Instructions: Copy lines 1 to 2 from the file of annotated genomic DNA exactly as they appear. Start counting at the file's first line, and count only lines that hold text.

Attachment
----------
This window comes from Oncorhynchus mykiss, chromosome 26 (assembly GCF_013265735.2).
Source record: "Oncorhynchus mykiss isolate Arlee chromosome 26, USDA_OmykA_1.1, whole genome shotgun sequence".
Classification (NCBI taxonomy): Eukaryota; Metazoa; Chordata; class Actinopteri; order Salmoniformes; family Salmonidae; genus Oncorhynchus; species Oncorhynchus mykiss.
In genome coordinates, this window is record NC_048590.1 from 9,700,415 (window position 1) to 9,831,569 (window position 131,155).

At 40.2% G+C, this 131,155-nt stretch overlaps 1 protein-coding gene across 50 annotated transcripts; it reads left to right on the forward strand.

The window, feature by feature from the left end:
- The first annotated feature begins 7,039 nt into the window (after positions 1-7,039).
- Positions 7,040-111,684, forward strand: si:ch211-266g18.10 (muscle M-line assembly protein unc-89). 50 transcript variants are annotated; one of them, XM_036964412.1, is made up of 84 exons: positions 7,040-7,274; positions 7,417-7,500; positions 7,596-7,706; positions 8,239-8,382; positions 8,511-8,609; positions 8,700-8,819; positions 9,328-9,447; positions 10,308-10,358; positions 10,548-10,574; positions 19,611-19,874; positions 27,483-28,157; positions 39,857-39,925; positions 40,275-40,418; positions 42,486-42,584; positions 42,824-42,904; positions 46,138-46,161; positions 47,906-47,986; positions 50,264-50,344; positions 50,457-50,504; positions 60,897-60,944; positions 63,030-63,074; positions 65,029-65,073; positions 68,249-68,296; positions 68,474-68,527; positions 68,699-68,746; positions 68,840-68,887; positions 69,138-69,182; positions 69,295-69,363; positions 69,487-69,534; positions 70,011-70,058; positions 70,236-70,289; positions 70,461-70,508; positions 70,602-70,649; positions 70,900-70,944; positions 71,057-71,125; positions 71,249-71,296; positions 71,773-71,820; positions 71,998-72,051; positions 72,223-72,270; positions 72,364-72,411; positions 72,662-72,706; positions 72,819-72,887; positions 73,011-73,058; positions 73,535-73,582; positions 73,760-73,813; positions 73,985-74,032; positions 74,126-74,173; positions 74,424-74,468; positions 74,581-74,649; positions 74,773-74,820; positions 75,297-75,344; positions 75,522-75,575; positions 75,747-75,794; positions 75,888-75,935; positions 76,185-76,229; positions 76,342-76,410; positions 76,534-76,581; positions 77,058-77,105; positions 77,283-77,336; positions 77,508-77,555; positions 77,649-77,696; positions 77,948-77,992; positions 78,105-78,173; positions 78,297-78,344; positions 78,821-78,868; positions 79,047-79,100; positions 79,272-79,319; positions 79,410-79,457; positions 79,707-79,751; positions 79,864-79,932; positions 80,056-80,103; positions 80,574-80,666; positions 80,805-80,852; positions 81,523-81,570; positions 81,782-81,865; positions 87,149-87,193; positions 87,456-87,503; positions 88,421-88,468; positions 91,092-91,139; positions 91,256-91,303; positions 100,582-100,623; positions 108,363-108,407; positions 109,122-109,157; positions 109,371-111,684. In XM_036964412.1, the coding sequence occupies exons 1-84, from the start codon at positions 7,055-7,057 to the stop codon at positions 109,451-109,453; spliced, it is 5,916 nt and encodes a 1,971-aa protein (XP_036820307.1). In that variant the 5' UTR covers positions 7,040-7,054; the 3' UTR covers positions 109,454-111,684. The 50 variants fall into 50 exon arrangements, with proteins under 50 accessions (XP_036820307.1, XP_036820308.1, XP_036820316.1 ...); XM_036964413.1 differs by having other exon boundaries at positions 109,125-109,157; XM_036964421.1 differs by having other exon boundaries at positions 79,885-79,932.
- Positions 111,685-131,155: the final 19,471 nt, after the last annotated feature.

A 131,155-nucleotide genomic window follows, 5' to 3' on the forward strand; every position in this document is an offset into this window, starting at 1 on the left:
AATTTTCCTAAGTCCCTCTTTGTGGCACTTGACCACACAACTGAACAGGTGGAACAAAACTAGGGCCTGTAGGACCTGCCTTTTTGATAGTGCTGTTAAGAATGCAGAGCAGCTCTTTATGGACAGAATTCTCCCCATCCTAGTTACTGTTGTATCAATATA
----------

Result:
This window comes from Oncorhynchus mykiss, chromosome 26 (assembly GCF_013265735.2).
Source record: "Oncorhynchus mykiss isolate Arlee chromosome 26, USDA_OmykA_1.1, whole genome shotgun sequence".